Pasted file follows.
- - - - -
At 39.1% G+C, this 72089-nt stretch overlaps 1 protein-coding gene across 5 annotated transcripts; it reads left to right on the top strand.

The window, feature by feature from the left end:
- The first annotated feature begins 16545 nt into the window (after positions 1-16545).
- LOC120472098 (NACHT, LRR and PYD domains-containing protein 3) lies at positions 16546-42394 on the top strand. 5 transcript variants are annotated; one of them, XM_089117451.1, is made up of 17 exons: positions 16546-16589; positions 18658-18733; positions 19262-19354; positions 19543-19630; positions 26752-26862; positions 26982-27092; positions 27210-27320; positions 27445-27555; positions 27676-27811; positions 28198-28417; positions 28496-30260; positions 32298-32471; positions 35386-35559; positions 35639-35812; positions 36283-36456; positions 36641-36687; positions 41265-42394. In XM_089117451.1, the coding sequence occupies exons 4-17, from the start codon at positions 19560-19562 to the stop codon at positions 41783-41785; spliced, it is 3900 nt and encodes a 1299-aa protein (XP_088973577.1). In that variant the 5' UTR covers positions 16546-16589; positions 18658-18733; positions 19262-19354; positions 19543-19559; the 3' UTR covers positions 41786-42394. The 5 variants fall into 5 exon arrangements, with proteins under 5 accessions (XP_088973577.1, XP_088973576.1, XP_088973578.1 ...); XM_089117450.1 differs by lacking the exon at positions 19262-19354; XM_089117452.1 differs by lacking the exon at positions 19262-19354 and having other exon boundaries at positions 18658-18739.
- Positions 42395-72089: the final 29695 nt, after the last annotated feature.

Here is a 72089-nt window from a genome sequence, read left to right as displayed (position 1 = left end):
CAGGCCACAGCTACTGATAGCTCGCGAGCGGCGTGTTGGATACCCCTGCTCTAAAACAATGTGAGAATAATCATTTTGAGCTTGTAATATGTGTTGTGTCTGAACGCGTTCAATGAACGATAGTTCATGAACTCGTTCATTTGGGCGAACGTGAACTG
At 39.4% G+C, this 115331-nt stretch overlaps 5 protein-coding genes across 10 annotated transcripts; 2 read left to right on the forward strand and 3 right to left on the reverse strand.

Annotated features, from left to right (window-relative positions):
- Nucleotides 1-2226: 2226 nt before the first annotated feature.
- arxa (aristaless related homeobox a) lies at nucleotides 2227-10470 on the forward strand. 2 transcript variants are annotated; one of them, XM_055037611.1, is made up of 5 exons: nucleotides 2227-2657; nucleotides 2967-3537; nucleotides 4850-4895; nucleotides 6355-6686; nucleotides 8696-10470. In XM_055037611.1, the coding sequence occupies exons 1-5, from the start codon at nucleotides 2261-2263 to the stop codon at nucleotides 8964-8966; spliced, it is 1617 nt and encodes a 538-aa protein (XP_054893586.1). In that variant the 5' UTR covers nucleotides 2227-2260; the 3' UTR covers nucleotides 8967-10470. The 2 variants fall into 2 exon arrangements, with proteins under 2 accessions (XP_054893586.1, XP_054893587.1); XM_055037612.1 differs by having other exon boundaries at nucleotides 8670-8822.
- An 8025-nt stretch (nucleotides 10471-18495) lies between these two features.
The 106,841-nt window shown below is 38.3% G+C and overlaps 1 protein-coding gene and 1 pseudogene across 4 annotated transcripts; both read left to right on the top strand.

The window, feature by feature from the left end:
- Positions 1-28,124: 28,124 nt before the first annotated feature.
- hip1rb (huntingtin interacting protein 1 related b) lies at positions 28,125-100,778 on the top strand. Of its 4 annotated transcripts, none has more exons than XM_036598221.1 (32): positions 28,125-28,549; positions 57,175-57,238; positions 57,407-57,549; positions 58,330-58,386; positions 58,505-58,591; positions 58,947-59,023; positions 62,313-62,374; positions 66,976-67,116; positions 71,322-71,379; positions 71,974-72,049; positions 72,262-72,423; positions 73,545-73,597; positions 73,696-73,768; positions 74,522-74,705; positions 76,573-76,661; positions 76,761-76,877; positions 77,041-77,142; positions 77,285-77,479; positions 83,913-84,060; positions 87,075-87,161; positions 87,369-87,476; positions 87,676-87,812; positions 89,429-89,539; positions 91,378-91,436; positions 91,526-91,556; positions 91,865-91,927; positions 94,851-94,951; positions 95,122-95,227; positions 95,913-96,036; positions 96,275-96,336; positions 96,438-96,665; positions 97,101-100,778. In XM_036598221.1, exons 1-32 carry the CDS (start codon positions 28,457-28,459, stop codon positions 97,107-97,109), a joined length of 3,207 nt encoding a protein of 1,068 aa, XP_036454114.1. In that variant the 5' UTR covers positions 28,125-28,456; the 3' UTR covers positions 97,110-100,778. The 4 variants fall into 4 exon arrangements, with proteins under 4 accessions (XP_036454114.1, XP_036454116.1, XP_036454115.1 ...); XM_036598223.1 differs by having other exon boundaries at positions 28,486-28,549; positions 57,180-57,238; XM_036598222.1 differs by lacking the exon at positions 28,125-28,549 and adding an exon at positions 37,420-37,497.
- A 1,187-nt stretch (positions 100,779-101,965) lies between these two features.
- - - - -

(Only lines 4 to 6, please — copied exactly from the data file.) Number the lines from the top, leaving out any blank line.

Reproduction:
- LOC120472098 (NACHT, LRR and PYD domains-containing protein 3) lies at positions 16546-42394 on the top strand. 5 transcript variants are annotated; one of them, XM_089117451.1, is made up of 17 exons: positions 16546-16589; positions 18658-18733; positions 19262-19354; positions 19543-19630; positions 26752-26862; positions 26982-27092; positions 27210-27320; positions 27445-27555; positions 27676-27811; positions 28198-28417; positions 28496-30260; positions 32298-32471; positions 35386-35559; positions 35639-35812; positions 36283-36456; positions 36641-36687; positions 41265-42394. In XM_089117451.1, the coding sequence occupies exons 4-17, from the start codon at positions 19560-19562 to the stop codon at positions 41783-41785; spliced, it is 3900 nt and encodes a 1299-aa protein (XP_088973577.1). In that variant the 5' UTR covers positions 16546-16589; positions 18658-18733; positions 19262-19354; positions 19543-19559; the 3' UTR covers positions 41786-42394. The 5 variants fall into 5 exon arrangements, with proteins under 5 accessions (XP_088973577.1, XP_088973576.1, XP_088973578.1 ...); XM_089117450.1 differs by lacking the exon at positions 19262-19354; XM_089117452.1 differs by lacking the exon at positions 19262-19354 and having other exon boundaries at positions 18658-18739.
- Positions 42395-72089: the final 29695 nt, after the last annotated feature.

Here is a 72089-nt window from a genome sequence, read left to right as displayed (position 1 = left end):